Tomorrow, friday, is my last day at Microsoft. I've been there for a little over 7 years, plus 2 internships. I've helped (in large or small part) ship Microsoft Team Manager, IE4, IE5, IE5.5, IE6, Windows NT 4, Windows 98, Windows 98SE, Windows Me, Windows 2000, Windows XP, Windows 2k3 and Windows XP SP2. I've been working with a great group of people on Avalon and Longhorn for the past couple of years. It is really hard to say goodbye to so many friends and such a great group. But I feel that it is time to move on to new challenges.
I'm going to be going to go work for Google. It looks like I'll be staying in the Seattle area for now. Don't ask me what I'll be doing because I honestly don't know. I'm going to be working with a good group of guys that I've worked with before. I trust that they are working on interesting technology. Hopefully we'll be able to make a splash at some point. Chances are that I won't be able to talk about it here for quite a while though.
The decision to leave Microsoft has been a very difficult one. I still believe in the Avalon vision and plan. I'm more excited than ever about the technology. Even though I knew that I was going to leave a couple of weeks ago, I meant everything that I've posted and said. You can be sure that my excitement over the recent changes to the Longhorn and Avalon ship plans aren't the company line. If I disagreed I would have said so. What are they going to do, fire me? In some ways I feel like I've made my impact on the Avalon project. I've been there since the start and helped shape what it is today. There is a lot of work to do yet, but the broad strokes are in place. Now I'm just like most of you reading this: I'm going to be a user of the Avalon technology instead of one of the guys developing it. I wish those losers would get off their butts and ship already :)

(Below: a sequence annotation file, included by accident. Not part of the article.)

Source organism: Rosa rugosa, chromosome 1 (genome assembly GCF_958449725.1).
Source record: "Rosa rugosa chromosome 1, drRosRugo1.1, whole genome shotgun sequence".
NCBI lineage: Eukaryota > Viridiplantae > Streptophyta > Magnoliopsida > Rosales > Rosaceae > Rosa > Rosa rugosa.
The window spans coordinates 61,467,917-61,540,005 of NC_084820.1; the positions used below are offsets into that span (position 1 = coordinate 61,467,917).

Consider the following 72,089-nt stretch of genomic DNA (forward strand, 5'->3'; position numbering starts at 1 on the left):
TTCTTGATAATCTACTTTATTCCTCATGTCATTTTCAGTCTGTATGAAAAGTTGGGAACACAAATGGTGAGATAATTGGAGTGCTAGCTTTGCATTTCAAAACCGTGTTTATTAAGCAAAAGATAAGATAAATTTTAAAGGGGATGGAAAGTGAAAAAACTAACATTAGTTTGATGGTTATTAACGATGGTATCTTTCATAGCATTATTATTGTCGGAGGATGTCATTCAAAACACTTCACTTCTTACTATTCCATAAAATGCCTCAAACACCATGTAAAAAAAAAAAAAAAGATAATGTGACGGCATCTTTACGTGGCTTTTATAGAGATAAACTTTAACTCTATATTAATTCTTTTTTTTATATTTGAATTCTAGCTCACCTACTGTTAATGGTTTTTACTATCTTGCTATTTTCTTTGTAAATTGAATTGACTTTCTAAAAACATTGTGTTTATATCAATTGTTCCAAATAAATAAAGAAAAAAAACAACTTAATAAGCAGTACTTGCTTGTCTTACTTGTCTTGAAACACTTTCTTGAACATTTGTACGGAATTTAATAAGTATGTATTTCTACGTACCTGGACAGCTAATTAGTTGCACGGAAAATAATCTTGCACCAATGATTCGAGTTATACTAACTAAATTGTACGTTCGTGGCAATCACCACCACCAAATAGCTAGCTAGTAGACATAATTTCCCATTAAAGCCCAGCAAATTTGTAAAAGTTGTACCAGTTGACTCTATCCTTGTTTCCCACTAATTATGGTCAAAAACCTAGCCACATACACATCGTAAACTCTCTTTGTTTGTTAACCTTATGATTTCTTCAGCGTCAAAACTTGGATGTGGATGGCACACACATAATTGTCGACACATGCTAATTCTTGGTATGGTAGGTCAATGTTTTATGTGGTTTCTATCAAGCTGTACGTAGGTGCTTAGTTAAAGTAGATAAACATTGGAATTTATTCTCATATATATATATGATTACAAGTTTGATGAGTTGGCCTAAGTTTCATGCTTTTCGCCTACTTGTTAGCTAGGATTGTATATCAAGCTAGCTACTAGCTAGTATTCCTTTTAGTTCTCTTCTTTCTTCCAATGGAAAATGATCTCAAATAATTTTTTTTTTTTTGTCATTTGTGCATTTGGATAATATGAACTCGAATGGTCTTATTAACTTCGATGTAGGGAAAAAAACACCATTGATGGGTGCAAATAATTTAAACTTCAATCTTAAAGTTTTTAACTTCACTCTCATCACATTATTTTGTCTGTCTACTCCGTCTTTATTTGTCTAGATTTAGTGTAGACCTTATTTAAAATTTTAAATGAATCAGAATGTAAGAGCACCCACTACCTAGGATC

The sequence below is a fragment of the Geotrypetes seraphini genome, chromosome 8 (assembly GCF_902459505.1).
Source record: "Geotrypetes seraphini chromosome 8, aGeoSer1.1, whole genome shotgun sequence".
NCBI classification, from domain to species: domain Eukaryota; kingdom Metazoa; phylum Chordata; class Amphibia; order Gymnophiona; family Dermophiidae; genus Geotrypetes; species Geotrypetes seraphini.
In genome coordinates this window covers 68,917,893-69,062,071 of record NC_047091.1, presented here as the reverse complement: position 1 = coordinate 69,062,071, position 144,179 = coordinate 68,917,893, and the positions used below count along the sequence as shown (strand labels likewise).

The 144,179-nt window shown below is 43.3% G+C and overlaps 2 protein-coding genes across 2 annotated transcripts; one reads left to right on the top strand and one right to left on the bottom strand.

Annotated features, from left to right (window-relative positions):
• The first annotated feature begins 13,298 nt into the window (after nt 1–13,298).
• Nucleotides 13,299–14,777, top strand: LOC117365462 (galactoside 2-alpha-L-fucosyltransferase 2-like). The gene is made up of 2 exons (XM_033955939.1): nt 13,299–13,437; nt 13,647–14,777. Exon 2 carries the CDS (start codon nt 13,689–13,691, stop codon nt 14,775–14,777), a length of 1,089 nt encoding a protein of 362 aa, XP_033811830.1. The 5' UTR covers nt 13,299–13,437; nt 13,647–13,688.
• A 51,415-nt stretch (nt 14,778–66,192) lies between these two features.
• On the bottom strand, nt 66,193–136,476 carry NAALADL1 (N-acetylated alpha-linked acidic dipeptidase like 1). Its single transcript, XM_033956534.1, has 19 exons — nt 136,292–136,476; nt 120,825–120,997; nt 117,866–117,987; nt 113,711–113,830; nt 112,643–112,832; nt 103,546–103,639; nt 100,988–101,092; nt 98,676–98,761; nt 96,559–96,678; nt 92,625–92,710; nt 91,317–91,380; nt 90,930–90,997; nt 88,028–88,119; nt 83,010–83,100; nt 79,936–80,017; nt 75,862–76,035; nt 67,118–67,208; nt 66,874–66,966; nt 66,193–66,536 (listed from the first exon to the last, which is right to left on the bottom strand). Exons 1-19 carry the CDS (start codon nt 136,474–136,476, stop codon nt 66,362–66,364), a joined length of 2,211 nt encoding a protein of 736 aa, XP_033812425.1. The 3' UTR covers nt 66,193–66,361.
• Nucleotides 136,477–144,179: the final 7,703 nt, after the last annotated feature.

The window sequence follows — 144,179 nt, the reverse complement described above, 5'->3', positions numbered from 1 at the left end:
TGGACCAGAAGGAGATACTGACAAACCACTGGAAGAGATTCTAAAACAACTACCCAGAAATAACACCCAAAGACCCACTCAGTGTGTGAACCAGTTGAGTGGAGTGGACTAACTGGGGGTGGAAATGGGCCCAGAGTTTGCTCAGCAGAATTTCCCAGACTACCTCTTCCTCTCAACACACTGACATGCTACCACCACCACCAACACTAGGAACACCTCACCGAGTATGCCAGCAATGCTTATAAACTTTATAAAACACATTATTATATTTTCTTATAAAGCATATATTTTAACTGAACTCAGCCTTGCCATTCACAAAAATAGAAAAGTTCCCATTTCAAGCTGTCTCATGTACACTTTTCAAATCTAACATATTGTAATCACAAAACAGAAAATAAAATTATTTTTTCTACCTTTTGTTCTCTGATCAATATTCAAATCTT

It has been an exciting month and a half or so. I sat down for coffee with a coworker who is working for Google sometime in late July. We chatted and he told me about the way that Google works and how much fun he was having there. The thing that really attracted me was the fact that it was just a smaller company with smaller groups. After working on such large projects for so long, I was really ready to try something on a smaller scale. Plus, I've been working for MS for my entire professional life and I'm going to have to diversify at some point. Anyway, I got a resume to him and flew down to Mountain View for an interview. Things went well and I accepted the offer last week. As a point of reference, I didn't find out about the Longhorn schedule shake up until a few weeks after I started the whole process.
What does this mean for my blog? Nothing really. I'm still going to talk Avalon -- I just won't have the inside line anymore. My knowledge will probably go stale in the next month or so. Eventually I hope to talk about Google stuff, but I'm going to have to feel out where the lines are.
Wish me luck!